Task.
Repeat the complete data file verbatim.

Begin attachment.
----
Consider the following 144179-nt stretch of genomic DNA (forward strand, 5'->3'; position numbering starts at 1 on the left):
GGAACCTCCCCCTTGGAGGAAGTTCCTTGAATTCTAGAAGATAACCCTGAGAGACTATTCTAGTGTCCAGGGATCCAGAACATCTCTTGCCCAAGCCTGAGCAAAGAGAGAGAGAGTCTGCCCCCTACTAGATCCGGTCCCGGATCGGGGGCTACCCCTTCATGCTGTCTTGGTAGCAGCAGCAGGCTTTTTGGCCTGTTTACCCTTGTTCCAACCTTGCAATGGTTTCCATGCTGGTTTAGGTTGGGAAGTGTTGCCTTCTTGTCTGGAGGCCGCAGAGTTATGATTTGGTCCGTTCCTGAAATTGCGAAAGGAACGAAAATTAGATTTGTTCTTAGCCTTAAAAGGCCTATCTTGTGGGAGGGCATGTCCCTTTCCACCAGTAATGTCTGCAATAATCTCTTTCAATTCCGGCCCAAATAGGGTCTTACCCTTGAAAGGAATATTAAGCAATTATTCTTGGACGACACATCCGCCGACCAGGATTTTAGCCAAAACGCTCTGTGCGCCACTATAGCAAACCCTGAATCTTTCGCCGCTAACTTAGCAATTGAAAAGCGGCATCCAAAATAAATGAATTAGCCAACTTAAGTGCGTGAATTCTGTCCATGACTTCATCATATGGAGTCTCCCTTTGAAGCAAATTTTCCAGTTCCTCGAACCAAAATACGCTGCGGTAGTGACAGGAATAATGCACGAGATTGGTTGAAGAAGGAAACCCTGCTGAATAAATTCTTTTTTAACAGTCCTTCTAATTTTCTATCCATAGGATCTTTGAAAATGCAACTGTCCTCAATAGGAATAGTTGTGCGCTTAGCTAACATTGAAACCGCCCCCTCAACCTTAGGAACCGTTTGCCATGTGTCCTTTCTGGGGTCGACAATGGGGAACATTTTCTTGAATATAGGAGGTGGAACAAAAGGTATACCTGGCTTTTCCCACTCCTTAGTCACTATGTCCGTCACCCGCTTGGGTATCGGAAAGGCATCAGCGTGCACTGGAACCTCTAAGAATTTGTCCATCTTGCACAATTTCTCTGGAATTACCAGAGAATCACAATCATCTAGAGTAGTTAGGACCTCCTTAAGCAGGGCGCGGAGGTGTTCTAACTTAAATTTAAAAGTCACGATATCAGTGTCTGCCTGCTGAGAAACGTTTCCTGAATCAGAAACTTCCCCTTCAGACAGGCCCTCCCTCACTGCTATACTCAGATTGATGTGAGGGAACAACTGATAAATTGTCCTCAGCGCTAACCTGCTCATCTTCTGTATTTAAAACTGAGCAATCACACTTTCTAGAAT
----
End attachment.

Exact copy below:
Consider the following 144179-nt stretch of genomic DNA (forward strand, 5'->3'; position numbering starts at 1 on the left):
GGAACCTCCCCCTTGGAGGAAGTTCCTTGAATTCTAGAAGATAACCCTGAGAGACTATTCTAGTGTCCAGGGATCCAGAACATCTCTTGCCCAAGCCTGAGCAAAGAGAGAGAGAGTCTGCCCCCTACTAGATCCGGTCCCGGATCGGGGGCTACCCCTTCATGCTGTCTTGGTAGCAGCAGCAGGCTTTTTGGCCTGTTTACCCTTGTTCCAACCTTGCAATGGTTTCCATGCTGGTTTAGGTTGGGAAGTGTTGCCTTCTTGTCTGGAGGCCGCAGAGTTATGATTTGGTCCGTTCCTGAAATTGCGAAAGGAACGAAAATTAGATTTGTTCTTAGCCTTAAAAGGCCTATCTTGTGGGAGGGCATGTCCCTTTCCACCAGTAATGTCTGCAATAATCTCTTTCAATTCCGGCCCAAATAGGGTCTTACCCTTGAAAGGAATATTAAGCAATTATTCTTGGACGACACATCCGCCGACCAGGATTTTAGCCAAAACGCTCTGTGCGCCACTATAGCAAACCCTGAATCTTTCGCCGCTAACTTAGCAATTGAAAAGCGGCATCCAAAATAAATGAATTAGCCAACTTAAGTGCGTGAATTCTGTCCATGACTTCATCATATGGAGTCTCCCTTTGAAGCAAATTTTCCAGTTCCTCGAACCAAAATACGCTGCGGTAGTGACAGGAATAATGCACGAGATTGGTTGAAGAAGGAAACCCTGCTGAATAAATTCTTTTTTAACAGTCCTTCTAATTTTCTATCCATAGGATCTTTGAAAATGCAACTGTCCTCAATAGGAATAGTTGTGCGCTTAGCTAACATTGAAACCGCCCCCTCAACCTTAGGAACCGTTTGCCATGTGTCCTTTCTGGGGTCGACAATGGGGAACATTTTCTTGAATATAGGAGGTGGAACAAAAGGTATACCTGGCTTTTCCCACTCCTTAGTCACTATGTCCGTCACCCGCTTGGGTATCGGAAAGGCATCAGCGTGCACTGGAACCTCTAAGAATTTGTCCATCTTGCACAATTTCTCTGGAATTACCAGAGAATCACAATCATCTAGAGTAGTTAGGACCTCCTTAAGCAGGGCGCGGAGGTGTTCTAACTTAAATTTAAAAGTCACGATATCAGTGTCTGCCTGCTGAGAAACGTTTCCTGAATCAGAAACTTCCCCTTCAGACAGGCCCTCCCTCACTGCTATACTCAGATTGATGTGAGGGAACAACTGATAAATTGTCCTCAGCGCTAACCTGCTCATCTTCTGTATTTAAAACTGAGCAATCACACTTTCTAGAAT